Back when young white fans of the “Hunger Games” book spewed racism across social media at 12-year-old biracial Amandla Stenberg for playing the role of Rue in the film (laying waste to the idiot’s notion that young white America is less racist than generations before,) there was concern that the young actress might be scarred from the experience. Instead, she emerged outspoken, politically and culturally astute, and (for lots of people of all ages) a heroine for her fearlessness. All of which was amped up several notches when she came out recently as bisexual. And she’s only seventeen.
It’s perhaps not surprising, then, that she brings a biting wit and intelligence to her fledgling career as a filmmaker. As part of her application to NYU Film School, she wrote, directed, shot and edited the short Blue Girls Burn Fast, a coming-of-age film that has blackness, brownness, and queerness at its center. It’s actually her second short. The first was an adaptation of the classic feminist text “The Yellow Wallpaper.”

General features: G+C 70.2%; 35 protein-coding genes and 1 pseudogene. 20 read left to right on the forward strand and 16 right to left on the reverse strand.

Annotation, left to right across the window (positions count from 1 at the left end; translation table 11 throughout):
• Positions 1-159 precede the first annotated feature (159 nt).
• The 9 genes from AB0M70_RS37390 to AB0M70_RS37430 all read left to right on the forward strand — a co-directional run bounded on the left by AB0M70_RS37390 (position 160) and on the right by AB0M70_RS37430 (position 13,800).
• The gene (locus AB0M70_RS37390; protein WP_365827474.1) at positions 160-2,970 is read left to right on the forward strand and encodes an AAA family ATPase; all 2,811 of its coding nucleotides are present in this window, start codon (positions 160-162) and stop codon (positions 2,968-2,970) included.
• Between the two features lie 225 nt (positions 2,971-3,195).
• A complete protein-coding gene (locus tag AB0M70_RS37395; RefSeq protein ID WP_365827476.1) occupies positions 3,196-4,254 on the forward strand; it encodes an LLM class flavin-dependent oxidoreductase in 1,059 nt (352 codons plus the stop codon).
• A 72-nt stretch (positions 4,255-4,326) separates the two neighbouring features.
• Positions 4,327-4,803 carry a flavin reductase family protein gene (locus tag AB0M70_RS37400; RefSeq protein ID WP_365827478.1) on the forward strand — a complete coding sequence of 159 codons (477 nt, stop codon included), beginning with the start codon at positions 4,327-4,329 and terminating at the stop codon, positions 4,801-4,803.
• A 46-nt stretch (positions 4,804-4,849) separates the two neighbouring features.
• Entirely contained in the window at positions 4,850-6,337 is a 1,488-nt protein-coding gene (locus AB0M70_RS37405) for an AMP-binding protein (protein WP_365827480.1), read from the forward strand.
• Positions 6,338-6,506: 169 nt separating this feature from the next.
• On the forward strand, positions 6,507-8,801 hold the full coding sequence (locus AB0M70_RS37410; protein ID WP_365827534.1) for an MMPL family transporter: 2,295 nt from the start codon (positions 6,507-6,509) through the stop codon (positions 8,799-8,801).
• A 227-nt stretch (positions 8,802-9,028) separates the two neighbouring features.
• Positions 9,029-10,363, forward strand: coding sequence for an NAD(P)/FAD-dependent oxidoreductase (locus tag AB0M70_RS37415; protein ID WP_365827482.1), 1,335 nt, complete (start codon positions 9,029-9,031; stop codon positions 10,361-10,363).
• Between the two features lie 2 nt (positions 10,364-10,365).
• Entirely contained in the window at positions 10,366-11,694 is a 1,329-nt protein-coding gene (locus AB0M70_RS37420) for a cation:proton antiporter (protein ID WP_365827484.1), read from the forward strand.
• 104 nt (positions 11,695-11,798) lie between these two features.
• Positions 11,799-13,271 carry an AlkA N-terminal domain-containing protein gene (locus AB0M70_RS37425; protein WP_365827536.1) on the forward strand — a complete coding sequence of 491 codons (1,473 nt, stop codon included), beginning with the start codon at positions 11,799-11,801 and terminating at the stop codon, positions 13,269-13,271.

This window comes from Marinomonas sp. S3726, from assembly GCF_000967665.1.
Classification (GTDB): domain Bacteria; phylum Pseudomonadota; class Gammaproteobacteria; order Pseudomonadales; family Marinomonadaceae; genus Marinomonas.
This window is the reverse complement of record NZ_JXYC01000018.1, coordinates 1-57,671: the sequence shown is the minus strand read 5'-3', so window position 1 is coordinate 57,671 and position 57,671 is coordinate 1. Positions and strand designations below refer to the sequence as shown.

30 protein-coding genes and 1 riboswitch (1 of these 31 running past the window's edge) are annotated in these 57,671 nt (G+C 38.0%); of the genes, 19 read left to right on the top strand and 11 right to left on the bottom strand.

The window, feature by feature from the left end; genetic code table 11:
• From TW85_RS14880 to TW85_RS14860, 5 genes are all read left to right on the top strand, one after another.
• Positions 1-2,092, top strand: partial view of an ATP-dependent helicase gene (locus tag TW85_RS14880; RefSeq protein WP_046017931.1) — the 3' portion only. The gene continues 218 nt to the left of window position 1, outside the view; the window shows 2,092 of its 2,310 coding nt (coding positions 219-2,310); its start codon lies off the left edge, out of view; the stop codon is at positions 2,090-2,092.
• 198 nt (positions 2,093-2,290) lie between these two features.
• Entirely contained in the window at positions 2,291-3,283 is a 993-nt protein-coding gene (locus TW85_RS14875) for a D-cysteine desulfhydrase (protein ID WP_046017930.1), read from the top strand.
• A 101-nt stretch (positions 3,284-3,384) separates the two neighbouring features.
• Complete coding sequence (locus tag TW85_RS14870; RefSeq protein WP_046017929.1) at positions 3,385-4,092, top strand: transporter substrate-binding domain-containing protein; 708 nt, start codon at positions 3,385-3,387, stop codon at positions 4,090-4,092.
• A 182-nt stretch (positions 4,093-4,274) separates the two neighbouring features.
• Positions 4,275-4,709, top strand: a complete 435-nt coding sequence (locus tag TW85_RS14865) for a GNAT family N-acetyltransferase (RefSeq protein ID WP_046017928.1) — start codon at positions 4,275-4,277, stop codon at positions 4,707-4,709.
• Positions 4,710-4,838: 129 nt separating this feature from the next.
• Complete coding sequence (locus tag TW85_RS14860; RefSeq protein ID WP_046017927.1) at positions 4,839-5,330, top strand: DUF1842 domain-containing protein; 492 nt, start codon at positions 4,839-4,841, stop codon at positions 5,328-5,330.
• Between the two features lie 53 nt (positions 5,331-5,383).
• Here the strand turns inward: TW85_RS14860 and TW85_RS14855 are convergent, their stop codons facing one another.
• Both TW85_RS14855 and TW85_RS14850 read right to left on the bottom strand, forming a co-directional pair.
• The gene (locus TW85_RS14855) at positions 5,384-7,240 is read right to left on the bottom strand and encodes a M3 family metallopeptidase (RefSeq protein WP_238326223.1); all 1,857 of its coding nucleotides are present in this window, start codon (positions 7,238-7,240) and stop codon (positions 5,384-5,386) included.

Blue tweaks familiar components of the coming-of-age film. Like Dee Rees’ feature Pariah, it uses a punk soundtrack to score the inner life of its black heroine Andrea (Leeza Lester,) who prefers to go by Andy. A jaded, snarky, but very funny foster child, she tosses off biting asides on race (the film has a fantastic riff on trans-black Rachel Dolezal) and the world around her. Her own world is rocked when Lea (Julia Rocha,) her neighbor from across the street, crawls into her bedroom window one night and pushes Andy into the realm of the sexuality-fluid. Funny and moving, Blue whets your appetite for whatever Stenberg might want to do next.